TUCSON, Ariz. (AP) — Closing arguments began Monday in the second-degree murder trial of a U.S. Border Patrol agent accused of shooting across the border into Mexico and killing a teenager five years ago.
The agent, Lonnie Swartz, is accused of killing 16-year-old Jose Antonio Elena Rodriguez in a rare Justice Department prosecution of a federal agent in a fatal cross-border shooting.
Since the nearly one-month trial began March 20, prosecutors have acknowledged that the teen was throwing rocks from Nogales, in the Mexican state of Sonora, across the border during a drug smuggling attempt.
But they have said Elena Rodriguez did not deserve to die for rock throwing and argued that Swartz used an unreasonable amount of force.
Defense attorneys say Swartz fired to protect himself, other border agents and police officers on the U.S. side in Nogales, Arizona. They have said the agent was justified in using lethal force.
An autopsy showed the unarmed teen was shot 10 times, eight times in the back and twice in the head.
The trial in U.S. District Court in Tucson comes as President Donald Trump has called for National Guard troops to head to the border to free up Border Patrol agents to concentrate on stopping drugs and people from illegally coming into the United States. Trump's crackdown on immigration and his pledge to build a "big, beautiful wall" along the 2,000-mile (3,200-kilometer) U.S.-Mexico boundary have been a cornerstone of his presidency.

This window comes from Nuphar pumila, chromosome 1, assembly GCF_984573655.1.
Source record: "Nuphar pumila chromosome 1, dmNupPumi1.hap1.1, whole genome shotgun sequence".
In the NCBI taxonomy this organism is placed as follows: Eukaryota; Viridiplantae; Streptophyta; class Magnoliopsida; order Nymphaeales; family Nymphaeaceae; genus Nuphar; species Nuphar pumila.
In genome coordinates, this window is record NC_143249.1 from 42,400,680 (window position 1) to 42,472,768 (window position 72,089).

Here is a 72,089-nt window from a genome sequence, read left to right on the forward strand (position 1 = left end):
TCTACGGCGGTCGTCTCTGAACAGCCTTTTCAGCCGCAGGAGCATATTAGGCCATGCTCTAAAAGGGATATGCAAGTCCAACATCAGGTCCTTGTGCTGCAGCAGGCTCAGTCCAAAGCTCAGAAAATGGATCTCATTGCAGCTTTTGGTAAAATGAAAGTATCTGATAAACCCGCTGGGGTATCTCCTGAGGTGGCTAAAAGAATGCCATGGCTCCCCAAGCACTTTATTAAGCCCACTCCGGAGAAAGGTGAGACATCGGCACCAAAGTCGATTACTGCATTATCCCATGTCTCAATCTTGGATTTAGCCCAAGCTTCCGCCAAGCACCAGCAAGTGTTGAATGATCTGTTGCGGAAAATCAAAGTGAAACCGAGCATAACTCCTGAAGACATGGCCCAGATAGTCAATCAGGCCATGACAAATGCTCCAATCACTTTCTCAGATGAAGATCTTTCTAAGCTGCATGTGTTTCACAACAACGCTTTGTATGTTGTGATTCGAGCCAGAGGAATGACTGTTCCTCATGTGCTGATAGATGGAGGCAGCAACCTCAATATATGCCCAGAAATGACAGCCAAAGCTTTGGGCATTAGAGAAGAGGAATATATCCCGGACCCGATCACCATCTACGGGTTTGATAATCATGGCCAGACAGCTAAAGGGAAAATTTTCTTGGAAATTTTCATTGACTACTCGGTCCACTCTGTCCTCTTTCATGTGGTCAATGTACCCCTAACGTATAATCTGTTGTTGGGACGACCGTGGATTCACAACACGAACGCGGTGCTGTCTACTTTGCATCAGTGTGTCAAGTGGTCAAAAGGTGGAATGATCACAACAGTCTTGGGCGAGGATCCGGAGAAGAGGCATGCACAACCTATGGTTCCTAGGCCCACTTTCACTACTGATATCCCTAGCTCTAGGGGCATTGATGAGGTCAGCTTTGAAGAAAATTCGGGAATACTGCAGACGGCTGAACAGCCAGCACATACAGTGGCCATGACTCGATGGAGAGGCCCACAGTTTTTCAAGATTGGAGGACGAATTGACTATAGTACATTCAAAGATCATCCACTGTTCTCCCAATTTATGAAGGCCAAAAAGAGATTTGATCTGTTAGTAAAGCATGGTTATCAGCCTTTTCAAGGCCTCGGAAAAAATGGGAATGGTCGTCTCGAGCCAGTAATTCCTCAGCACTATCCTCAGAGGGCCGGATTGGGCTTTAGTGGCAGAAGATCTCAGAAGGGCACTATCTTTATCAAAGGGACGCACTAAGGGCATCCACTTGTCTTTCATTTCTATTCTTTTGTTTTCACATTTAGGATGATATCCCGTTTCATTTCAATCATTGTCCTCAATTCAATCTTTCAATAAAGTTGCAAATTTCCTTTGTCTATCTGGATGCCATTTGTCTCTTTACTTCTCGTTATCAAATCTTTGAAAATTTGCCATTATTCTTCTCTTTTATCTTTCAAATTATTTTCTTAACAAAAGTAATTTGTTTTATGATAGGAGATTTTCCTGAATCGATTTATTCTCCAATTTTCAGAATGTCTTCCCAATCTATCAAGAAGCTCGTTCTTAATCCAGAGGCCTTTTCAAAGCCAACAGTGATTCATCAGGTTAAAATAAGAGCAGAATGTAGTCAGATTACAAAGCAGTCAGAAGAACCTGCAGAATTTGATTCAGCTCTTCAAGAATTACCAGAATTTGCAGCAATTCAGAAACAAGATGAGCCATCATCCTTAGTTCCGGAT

The 2012 killing was felt deeply in the twin communities of Nogales, with about 20,000 people living on the Arizona side and about 300,000 on the Mexico side. The communities are linked by family members, trade and culture and have long been referred to locally as "Ambos Nogales" — "Both Nogales" in Spanish.
Swartz opened fire late on Oct. 10, 2012, through the metal poles of a 20-foot (6-meter) fence that sits on a 25-foot (about 7.6-meter) embankment above Mexico's Calle Internacional, a street lined with homes and small businesses.
During the trial, jurors quietly visited at night under a request by defense attorneys that they have the opportunity to experience the area after dark to get a better idea of what Swartz was facing.
The agent, who is on administrative leave pending the trial's outcome, took the stand but testified that he remembered little of what happened.
Swartz pleaded not guilty after being indicted by a federal grand jury in 2015 and is free on his own recognizance. The Border Patrol has not said if he is receiving his salary.
Prosecutors and defense attorneys have declined to comment while the trial is ongoing.
Lee Gelernt, a New York-based lawyer with the American Civil Liberties Union, has said he believes Swartz will be the first border agent prosecuted by the Justice Department in a fatal shooting across the international line.
Gelernt is handling a parallel civil case, now before the 9th U.S. Circuit Court of Appeals in San Francisco, which the teen's mother filed against Swartz seeking monetary damages.
The lawsuit argues that Elena Rodriguez was protected by U.S. constitutional guarantees for due process when he was shot dead in Mexico because the twin towns of Nogales are part of a unique cross-border community.